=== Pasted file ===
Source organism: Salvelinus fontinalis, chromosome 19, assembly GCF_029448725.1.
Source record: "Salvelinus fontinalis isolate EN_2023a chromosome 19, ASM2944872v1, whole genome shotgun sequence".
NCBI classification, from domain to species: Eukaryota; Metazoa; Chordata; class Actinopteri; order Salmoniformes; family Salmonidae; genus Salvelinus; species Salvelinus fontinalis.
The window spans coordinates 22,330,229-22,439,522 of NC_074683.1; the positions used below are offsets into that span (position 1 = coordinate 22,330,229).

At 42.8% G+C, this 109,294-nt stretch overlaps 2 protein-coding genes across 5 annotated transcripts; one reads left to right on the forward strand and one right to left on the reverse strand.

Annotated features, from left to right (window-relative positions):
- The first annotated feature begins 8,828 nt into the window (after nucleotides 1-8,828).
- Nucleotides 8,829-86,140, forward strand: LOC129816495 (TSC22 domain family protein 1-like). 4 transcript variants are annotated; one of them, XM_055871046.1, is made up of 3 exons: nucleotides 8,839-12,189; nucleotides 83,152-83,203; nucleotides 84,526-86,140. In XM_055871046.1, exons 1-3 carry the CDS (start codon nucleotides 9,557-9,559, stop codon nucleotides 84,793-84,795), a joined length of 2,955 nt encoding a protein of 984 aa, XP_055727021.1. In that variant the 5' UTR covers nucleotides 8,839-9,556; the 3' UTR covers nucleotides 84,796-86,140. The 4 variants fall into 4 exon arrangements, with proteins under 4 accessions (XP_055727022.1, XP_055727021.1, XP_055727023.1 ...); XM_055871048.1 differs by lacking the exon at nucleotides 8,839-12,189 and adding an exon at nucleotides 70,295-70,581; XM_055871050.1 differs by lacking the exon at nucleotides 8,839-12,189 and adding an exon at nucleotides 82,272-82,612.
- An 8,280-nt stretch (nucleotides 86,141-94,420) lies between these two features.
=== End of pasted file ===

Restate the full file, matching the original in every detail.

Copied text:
Source organism: Salvelinus fontinalis, chromosome 19, assembly GCF_029448725.1.
Source record: "Salvelinus fontinalis isolate EN_2023a chromosome 19, ASM2944872v1, whole genome shotgun sequence".
NCBI classification, from domain to species: Eukaryota; Metazoa; Chordata; class Actinopteri; order Salmoniformes; family Salmonidae; genus Salvelinus; species Salvelinus fontinalis.
The window spans coordinates 22,330,229-22,439,522 of NC_074683.1; the positions used below are offsets into that span (position 1 = coordinate 22,330,229).

At 42.8% G+C, this 109,294-nt stretch overlaps 2 protein-coding genes across 5 annotated transcripts; one reads left to right on the forward strand and one right to left on the reverse strand.

Annotated features, from left to right (window-relative positions):
- The first annotated feature begins 8,828 nt into the window (after nucleotides 1-8,828).
- Nucleotides 8,829-86,140, forward strand: LOC129816495 (TSC22 domain family protein 1-like). 4 transcript variants are annotated; one of them, XM_055871046.1, is made up of 3 exons: nucleotides 8,839-12,189; nucleotides 83,152-83,203; nucleotides 84,526-86,140. In XM_055871046.1, exons 1-3 carry the CDS (start codon nucleotides 9,557-9,559, stop codon nucleotides 84,793-84,795), a joined length of 2,955 nt encoding a protein of 984 aa, XP_055727021.1. In that variant the 5' UTR covers nucleotides 8,839-9,556; the 3' UTR covers nucleotides 84,796-86,140. The 4 variants fall into 4 exon arrangements, with proteins under 4 accessions (XP_055727022.1, XP_055727021.1, XP_055727023.1 ...); XM_055871048.1 differs by lacking the exon at nucleotides 8,839-12,189 and adding an exon at nucleotides 70,295-70,581; XM_055871050.1 differs by lacking the exon at nucleotides 8,839-12,189 and adding an exon at nucleotides 82,272-82,612.
- An 8,280-nt stretch (nucleotides 86,141-94,420) lies between these two features.